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Freshwater allocation under the Natural and Built Environment Bill

Home Insights Freshwater allocation under the Natural and Built Environment Bill

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Contributed by: Daniel Minhinnick and Kirsty Dibley

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Published on: May 16, 2023


This article was first published in the April 2023  Resource Management Journal, the Official Journal of the Resource Management Law Association of New Zealand Inc, see here.

Allocation of freshwater in the current resource management regime is typically based on the first-in first-served approach. That approach allocates freshwater according to which party files a complete application for resource consent first. It is not expressly set out in the provisions of the Resource Management Act 1991 (RMA) itself but has been developed by the courts applying administrative law principles.

The Supreme Court has expressed some potential reservations with first-in first-served in Ngai Tahu Property v Central Plains Water Trust [2009] NZSC 24. More recently, the Resource Management Review Panel recommended a shift away from allocating freshwater under the first-in first-served approach, noting that the approach has created inefficiencies and unfairness because it prioritises those with an existing allocation at the expense of potential new users. The Panel considered (amongst other things) that under the first-in first-served approach there is little incentive to encourage efficiency in water use and little ability to resolve “paper” over-allocation in some circumstances under this approach (where a water body is over-allocated if all consents were fully utilised, but where consents have not been fully utilised in practice). The Panel also found that the existing system disadvantages Māori, where land is returned through treaty settlements and Māori are not able to improve the land through irrigation.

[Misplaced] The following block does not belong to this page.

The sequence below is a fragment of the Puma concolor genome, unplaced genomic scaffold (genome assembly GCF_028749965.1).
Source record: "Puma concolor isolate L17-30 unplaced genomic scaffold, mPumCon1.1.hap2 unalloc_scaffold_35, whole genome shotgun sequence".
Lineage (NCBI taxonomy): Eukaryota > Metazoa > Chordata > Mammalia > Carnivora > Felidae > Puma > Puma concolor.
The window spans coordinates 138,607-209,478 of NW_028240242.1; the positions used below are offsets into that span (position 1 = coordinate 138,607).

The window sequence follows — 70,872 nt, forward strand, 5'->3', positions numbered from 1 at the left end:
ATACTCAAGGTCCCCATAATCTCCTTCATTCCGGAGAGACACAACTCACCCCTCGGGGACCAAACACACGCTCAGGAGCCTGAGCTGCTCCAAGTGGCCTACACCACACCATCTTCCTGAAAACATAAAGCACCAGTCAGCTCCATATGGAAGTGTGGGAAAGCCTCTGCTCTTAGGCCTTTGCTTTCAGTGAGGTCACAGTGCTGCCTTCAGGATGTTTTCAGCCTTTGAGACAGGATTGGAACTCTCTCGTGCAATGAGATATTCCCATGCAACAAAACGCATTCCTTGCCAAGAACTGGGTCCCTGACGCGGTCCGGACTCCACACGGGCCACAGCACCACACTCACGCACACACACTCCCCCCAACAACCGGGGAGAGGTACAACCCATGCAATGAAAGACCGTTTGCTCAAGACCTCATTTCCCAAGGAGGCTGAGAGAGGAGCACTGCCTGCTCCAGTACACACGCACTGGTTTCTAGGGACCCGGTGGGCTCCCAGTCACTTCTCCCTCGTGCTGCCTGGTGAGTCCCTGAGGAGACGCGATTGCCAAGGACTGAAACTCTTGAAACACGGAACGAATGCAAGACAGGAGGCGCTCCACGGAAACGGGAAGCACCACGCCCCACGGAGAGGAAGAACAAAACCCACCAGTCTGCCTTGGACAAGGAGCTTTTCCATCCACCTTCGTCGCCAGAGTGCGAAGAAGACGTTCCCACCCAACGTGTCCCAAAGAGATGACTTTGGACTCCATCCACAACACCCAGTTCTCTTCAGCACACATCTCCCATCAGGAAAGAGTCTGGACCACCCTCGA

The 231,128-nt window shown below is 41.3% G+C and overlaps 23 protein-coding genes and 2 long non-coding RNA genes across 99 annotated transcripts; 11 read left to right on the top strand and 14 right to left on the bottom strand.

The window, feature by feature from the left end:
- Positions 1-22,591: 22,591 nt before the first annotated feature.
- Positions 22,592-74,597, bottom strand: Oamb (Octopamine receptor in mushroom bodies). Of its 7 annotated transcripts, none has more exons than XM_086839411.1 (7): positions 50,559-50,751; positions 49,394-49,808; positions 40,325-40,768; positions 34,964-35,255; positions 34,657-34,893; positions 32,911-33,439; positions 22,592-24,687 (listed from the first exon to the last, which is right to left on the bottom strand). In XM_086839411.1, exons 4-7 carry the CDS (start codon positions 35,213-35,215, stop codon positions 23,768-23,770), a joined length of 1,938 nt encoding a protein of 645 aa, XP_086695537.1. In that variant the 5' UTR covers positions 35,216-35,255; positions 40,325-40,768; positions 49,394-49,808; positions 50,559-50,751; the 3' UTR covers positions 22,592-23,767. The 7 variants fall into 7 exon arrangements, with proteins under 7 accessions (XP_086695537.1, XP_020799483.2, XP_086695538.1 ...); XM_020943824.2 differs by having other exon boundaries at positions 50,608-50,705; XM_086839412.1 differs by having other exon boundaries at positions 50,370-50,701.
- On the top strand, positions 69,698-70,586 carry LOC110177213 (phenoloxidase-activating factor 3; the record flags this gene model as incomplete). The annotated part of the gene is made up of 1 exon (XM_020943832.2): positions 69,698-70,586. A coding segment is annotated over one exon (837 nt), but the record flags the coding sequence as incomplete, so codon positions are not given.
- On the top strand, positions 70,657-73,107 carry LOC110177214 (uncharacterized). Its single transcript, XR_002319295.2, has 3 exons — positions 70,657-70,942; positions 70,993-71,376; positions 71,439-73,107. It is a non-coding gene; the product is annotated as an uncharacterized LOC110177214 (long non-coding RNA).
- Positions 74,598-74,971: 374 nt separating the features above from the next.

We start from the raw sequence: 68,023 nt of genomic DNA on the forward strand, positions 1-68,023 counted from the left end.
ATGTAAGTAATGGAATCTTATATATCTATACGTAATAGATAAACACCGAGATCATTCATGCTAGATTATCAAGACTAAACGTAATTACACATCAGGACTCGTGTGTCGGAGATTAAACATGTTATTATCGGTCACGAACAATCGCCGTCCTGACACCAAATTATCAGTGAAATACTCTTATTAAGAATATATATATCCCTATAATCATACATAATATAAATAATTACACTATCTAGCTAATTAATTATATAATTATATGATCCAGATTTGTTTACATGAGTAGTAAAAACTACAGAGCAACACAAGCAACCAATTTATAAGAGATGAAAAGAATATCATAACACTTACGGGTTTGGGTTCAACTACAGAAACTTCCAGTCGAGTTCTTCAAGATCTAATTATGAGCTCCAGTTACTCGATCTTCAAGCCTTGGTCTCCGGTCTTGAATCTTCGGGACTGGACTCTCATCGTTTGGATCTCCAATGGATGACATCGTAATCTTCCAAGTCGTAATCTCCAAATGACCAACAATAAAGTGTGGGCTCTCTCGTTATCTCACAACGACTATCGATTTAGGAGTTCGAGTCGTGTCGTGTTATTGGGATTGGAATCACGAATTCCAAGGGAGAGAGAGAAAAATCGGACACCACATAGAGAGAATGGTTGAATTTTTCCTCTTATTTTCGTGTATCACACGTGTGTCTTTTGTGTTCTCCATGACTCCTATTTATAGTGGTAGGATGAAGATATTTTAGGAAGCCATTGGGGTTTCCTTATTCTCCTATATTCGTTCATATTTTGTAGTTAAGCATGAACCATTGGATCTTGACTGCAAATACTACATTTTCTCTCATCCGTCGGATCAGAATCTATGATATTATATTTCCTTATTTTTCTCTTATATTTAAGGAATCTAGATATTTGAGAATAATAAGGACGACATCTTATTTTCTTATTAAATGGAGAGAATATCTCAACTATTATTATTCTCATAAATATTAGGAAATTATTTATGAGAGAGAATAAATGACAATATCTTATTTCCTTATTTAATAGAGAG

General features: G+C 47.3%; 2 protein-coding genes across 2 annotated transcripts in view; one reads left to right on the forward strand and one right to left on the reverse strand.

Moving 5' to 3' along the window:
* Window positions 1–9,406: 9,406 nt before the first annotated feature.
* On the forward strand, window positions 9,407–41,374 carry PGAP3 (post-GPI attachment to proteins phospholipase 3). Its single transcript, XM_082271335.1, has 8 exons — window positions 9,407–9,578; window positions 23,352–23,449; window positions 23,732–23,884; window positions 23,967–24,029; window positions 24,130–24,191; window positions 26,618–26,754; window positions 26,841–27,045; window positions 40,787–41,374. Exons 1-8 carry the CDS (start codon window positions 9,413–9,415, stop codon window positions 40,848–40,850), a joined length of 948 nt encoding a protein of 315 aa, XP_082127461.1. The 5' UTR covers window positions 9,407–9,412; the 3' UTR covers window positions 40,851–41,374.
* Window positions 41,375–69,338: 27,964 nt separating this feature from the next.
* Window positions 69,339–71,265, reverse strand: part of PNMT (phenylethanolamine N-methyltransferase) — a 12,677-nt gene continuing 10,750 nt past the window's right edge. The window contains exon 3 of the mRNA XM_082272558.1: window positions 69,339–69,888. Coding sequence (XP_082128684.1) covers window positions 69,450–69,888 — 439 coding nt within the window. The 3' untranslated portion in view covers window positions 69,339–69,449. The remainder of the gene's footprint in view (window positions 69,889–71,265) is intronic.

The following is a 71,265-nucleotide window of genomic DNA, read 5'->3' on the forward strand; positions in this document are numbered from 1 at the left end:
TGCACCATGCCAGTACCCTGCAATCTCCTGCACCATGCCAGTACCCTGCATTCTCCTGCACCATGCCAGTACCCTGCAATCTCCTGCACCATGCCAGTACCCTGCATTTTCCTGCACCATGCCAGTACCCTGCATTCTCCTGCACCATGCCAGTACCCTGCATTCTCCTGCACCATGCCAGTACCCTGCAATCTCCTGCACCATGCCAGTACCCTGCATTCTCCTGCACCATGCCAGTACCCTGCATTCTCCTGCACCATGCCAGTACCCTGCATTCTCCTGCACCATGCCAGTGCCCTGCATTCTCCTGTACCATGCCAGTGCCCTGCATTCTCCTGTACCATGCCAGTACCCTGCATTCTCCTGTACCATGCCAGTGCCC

Following the Panel’s recommendations, there has been a significant shift in the approach to freshwater allocation under the Natural and Built Environment Bill (NBE Bill) introduced in November 2022. Below we consider the key aspects of the proposed new approach, as well as the potential implications to end users that rely on freshwater takes. Overall, we consider that the combined effect of the various changes undermines the certainty of freshwater resources for end users. The proposed changes are also duplicative to some extent – the NBE Bill reduces the consent term available for water permits, to enable councils to review consent conditions and the efficiency of freshwater use more frequently, but at the same time introduces greater review powers, which has the same effect (if used correctly).

While the first-in first-served approach is not perfect, and change is required, recognition of priority and existing investment needs to remain central to any new allocation system. Having certainty of freshwater supply and duration is essential for users to continue operating and thriving in New Zealand. Certainty is central to enabling investment being placed in water-related infrastructure and industry.

Freshwater allocation under the Natural and Built Environment Bill

Under the NBE Bill, the first-in first-served approach to freshwater allocation is replaced by judgment or criteria yet to be determined, based on the high-level principles of equity, efficiency and sustainability.

The provisions of the NBE Bill provide that:

  • Regional plans must include rules that require one or more allocation methods to be used for taking, diverting and using freshwater (surface and groundwater), and the capacity for freshwater to assimilate a discharge of contaminant.